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Canadian Urbanism Uncovered

DOUCET: Cities can’t survive on coffee and donut politics

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It’s easy to understand why Mr. Harper is so enamoured with the coffee and donut franchise. They are everywhere from fishing villages on Cape Breton Island to the largest cities, and the Tim Hortons logo is omnipresent at the Brier, at the World Juniors, at the Olympics. Wherever Canadians gather, Tim Hortons is there. They even have the contract for the Kandahar cafeteria.

No wonder Mr. Harper loves to be photographed wearing the Canada logo and near a Tim’s. I like Tim Hortons. I love Canada. I like Mr. Harper. It’s as easy as one, two, three. The trouble is , it isn’t. “Tim Hortons politics” doesn’t work for cities.

Cities are where 80% of Canadians live and cities are a whole lot more complicated than charming photo-op associations. Cities depend on five giant, complex pillars, 1) food and water, 2) governance, 3) infrastructure, 4) security, 5) culture. Each pillar is as important as the other. Each is inter-dependent, without one pillar, the others will eventually fail.

Without a culture that connects people together in a way that helps them believe in themselves and their role as a citizen, the city will ultimately fail. The great strength of Paris is Parisians. They and much of the world love their city. People love Paris for all kinds of reasons: It is walkable, with stunning vistas. There are great museums, wonderful parks, theatre, street trees, boulevards, universities, cafes, good food, incredible public monuments and so on. Never underestimate the power of love and that’s what culture is ultimately about. And without love for your city, there is no real belief in the city and without belief, there is no sustainable desire to see the city through the ‘hard times’ which ultimately come to all cities.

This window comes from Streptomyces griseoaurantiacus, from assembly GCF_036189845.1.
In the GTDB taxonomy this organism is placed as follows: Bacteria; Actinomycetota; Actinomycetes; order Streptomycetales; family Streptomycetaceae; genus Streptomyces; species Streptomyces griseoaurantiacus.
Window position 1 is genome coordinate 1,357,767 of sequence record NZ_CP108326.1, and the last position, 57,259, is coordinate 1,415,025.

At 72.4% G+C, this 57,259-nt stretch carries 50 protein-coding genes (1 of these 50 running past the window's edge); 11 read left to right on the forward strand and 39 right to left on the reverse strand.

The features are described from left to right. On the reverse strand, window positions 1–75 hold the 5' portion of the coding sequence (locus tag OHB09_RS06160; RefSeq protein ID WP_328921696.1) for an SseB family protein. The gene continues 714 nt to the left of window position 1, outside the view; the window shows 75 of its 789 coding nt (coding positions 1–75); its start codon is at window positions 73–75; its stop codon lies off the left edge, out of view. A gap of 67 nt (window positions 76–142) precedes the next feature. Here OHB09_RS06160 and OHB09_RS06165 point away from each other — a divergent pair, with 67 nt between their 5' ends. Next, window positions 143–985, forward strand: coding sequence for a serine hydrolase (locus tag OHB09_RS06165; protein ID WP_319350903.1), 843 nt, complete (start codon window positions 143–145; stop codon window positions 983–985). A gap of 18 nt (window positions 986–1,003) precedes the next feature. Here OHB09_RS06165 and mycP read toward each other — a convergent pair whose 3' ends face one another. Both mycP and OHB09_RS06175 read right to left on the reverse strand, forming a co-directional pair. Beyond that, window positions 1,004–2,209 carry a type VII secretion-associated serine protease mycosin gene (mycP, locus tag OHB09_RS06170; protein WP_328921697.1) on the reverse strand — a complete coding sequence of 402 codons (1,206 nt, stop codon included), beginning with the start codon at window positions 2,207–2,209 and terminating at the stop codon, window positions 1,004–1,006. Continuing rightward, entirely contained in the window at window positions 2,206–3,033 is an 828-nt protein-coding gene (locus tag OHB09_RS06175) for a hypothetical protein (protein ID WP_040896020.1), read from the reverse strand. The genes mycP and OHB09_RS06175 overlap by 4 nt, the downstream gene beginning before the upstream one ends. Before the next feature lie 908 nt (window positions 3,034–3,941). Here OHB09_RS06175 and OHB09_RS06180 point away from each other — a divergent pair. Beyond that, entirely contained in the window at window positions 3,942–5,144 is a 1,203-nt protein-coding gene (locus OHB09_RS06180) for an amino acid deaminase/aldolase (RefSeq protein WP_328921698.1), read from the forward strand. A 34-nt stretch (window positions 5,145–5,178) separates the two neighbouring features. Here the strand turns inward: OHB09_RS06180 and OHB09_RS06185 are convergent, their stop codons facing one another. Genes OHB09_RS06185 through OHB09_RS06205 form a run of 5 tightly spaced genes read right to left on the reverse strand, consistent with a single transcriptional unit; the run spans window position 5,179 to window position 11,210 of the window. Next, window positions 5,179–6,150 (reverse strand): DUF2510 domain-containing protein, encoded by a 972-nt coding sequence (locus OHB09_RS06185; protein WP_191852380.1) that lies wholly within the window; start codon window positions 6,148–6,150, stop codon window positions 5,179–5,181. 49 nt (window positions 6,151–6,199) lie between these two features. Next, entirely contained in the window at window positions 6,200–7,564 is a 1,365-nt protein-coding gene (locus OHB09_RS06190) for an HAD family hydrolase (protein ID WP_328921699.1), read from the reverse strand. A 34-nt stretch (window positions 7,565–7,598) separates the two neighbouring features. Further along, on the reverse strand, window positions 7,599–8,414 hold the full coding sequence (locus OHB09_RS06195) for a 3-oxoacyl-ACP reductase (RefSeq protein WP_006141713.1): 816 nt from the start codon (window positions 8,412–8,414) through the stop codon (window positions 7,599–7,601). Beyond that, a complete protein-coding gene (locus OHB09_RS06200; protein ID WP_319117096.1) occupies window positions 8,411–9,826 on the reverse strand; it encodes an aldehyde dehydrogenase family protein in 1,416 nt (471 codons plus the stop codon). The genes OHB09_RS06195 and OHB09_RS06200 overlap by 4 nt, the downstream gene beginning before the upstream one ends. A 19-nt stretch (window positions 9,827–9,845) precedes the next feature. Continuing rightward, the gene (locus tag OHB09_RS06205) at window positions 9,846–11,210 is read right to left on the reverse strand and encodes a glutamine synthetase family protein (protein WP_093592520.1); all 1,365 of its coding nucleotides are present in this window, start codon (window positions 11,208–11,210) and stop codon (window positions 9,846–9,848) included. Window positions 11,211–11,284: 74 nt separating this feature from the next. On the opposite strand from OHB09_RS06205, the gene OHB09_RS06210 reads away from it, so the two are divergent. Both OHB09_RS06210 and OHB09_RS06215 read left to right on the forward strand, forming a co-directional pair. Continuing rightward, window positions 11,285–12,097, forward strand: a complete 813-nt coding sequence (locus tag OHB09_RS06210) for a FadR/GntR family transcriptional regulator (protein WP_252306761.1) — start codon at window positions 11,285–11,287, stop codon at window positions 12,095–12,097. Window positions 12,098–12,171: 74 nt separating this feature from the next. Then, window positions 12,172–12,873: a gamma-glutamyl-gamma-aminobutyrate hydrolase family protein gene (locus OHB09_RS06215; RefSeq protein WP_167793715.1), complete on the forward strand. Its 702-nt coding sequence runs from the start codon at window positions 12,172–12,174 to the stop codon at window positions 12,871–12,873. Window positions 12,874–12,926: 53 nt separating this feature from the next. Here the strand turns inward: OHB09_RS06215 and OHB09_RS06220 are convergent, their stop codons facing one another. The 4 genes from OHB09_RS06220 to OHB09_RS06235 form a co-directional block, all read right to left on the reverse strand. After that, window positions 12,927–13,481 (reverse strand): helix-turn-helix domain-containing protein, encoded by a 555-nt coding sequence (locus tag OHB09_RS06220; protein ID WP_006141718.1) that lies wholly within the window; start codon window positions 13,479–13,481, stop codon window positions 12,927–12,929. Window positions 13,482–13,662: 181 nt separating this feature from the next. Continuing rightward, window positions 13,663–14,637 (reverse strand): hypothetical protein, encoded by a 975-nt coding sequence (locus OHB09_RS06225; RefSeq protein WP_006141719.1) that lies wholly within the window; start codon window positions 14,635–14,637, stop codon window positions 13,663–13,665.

I have taken some time on culture because I hear people say that it is a ‘luxury’. Nothing could be further from the truth. It is one of the essential pillars as important as sewer and water services, as essential as food . Without a culture which promotes positive association, no amount of food and water will keep a city going. Each one of those five pillars are necessary for a city to continue and each one is complex. How many people think you can have a city without housing? No one. Well you can’t have housing without infrastructure that works and infrastructure is about roads, bridges, sewer and water and community centres, swimming pools, libraries, trees, parks and so on. The list is long.

Long story short, this brand of politics is only interested in one of the five pillars – security – and only in certain aspects, physical protection, prosecution, punishment. Physical security is one of the five pillars and it is important , always has been and always will be, but the history of cities is very clear when governments become excessively preoccupied with urban and national security, this always presages a decline.